Observe the Perseid Meteor Shower at its peak, August 11-13

August 2, 2021

Posted by Lake Erie Nature and Science Center

Look up! The Perseid Meteor Shower, one of the most spectacular meteor showers of the year, will peak August 11 through August 13. In preparation for this cosmic event, Planetarium Specialist Bill Reed explains what a meteor shower is and provide tips for seeing “shooting stars” this month.

What is a meteor shower?

Comets are large, icy solar system bodies. As a comet passes closer to the sun, its ice warms and begins to release particles of dust and rock into the atmosphere, which can result in a glowing trail of vapor.

Meteor showers occur when meteoroids — the rocks and debris left behind by a comet — enter the Earth’s atmosphere. Meteoroids are almost always small enough to quickly burn up in our atmosphere, so there is little chance they will strike Earth’s surface.

Meteors, commonly known as “shooting stars,” are the streaks of light we see in the sky when a meteoroid burns up in the Earth’s atmosphere.

How can I observe the Perseid Meteor Shower?

Each year, Earth passes through the debris trail of Comet 109PSwift-Tuttle which results in visible meteor showers that peak around early to mid-August.

Meteor showers are named after the location of their radiant. To observe the Perseid Meteor Shower at its peak, look northeast toward the constellation Perseus the evening of August 11 or the early morning of August 12. Perseus will gradually rise in the night sky and reach optimal observing just before sunrise. You can expect to see meteors all over the sky, with an average of 60-70 meteors per hour.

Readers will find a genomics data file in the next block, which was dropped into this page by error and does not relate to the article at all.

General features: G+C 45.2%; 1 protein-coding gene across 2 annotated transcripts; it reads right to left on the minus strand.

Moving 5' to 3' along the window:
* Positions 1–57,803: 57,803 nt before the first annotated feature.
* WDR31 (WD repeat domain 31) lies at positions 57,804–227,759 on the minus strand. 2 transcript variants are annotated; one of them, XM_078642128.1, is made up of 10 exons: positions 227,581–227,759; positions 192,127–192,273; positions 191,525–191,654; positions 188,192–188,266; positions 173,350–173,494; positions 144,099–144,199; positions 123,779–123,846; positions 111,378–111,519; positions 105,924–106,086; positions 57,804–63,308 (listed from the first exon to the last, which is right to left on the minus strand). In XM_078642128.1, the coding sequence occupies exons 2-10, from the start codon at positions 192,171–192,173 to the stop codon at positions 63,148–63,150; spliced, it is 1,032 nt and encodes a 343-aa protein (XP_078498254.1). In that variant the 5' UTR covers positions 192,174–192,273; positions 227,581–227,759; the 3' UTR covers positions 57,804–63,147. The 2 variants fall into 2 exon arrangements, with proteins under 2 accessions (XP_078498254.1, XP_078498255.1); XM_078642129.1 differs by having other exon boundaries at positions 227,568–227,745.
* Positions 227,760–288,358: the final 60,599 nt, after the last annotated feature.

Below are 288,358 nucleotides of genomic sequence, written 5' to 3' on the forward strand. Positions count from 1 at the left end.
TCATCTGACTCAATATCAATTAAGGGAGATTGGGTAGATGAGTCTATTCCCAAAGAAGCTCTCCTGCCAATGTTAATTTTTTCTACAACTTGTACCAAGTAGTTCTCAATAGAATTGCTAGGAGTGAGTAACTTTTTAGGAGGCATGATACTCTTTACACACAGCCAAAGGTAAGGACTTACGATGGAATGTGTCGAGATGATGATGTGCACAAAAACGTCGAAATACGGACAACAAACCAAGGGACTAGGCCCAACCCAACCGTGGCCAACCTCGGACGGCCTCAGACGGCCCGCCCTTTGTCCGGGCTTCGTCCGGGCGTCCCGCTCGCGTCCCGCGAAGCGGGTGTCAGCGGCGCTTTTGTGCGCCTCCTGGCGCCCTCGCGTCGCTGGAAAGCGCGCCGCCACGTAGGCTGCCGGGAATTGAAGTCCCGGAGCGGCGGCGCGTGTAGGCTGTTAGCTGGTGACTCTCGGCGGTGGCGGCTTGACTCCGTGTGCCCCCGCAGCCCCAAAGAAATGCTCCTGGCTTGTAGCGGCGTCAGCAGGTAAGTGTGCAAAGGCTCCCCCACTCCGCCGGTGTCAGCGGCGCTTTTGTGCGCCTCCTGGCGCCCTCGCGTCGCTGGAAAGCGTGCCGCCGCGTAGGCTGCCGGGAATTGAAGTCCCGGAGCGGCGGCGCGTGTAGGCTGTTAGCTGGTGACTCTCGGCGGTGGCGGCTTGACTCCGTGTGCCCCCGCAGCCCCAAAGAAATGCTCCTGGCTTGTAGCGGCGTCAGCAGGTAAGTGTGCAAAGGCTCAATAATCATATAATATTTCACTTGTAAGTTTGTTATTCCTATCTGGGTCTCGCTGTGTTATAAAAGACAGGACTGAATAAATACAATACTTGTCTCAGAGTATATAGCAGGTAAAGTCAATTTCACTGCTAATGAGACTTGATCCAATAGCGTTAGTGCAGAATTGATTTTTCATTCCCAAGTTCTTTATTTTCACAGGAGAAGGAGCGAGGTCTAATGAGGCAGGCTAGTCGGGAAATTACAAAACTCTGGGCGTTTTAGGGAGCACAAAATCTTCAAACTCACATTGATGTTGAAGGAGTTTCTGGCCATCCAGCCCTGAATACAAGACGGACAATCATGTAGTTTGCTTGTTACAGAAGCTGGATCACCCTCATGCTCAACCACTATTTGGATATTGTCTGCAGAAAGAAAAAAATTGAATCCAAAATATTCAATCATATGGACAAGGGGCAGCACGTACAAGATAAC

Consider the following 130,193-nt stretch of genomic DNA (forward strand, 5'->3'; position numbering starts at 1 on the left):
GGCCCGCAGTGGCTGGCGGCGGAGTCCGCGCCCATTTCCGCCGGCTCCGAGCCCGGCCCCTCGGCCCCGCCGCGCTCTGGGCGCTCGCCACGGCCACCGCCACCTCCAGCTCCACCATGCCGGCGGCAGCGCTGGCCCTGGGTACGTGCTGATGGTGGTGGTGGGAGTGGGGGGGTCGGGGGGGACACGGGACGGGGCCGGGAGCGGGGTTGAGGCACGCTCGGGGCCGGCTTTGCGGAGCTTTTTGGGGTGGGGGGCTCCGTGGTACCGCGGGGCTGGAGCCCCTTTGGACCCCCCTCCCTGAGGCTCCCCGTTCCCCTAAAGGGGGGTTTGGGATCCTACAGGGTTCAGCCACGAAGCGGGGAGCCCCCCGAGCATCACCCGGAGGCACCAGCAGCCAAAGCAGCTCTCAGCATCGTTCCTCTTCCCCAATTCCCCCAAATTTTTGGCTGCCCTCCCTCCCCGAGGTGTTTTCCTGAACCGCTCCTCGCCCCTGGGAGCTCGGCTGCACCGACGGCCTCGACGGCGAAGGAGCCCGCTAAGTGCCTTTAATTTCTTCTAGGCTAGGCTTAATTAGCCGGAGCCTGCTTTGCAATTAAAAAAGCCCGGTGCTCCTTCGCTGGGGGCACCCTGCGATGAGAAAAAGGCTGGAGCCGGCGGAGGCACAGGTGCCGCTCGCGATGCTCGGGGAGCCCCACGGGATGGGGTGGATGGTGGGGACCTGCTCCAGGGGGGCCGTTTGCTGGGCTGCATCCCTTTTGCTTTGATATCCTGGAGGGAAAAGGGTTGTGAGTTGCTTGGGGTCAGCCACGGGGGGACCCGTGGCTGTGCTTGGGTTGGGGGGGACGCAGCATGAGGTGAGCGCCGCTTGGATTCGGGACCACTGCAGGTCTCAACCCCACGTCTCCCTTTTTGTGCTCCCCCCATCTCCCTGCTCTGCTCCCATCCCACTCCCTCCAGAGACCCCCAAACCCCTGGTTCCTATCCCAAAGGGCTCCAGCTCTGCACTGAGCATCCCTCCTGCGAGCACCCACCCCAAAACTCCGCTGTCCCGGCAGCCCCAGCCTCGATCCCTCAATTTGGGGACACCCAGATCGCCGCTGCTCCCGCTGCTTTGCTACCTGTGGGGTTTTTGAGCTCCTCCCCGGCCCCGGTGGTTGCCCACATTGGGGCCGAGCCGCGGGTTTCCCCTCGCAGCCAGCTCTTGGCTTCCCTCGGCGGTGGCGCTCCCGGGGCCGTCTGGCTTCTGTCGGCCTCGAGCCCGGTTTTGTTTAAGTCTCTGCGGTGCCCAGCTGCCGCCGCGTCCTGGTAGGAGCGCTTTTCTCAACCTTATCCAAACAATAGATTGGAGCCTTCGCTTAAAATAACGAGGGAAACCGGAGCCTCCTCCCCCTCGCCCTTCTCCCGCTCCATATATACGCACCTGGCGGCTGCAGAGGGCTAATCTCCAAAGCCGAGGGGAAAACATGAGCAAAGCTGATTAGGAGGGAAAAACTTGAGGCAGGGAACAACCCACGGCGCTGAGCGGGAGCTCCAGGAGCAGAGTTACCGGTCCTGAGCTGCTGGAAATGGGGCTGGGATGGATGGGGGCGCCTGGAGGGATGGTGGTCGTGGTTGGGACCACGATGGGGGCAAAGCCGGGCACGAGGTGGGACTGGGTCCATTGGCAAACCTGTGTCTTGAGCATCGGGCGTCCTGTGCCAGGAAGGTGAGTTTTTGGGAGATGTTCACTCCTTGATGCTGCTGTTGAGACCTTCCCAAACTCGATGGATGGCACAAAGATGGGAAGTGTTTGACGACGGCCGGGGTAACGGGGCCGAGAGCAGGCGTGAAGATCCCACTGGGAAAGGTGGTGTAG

The key to seeing the Perseid Meteor Shower? Head to a dark, clear area with minimal light pollution (excessive or inappropriate use of outdoor artificial light). Avoid looking at your phone, as it takes about 30 minutes for your eyes to adjust to full darkness. The longer you wait, the more meteors you will see!

Bonus: The crescent moon phase on August 11-13 will result in favorable viewing conditions.

Space science programs at Lake Erie Nature & Science Center

Lake Erie Nature & Science Center will hold Perseid Meteor Shower Night on Friday, August 13 at 7:15 p.m. Learn about meteor showers in Schuele Planetarium then head outdoors to experience one of nature’s greatest shows. Weather permitting, telescope viewing will be available with the Center’s 8-inch Schmidt-Cassegrain telescope.

Join NASA JPL Solar System Ambassador Bill Reed for Astronomy Club. Enjoy access to monthly meetings, Telescope Night programs, telescope rentals, planetarium movie nights and more. Annual Fee: $60/household. Those interested in Astronomy Club are welcome to enjoy their first meeting at no cost. Next meeting: August 18 at 6:30 p.m.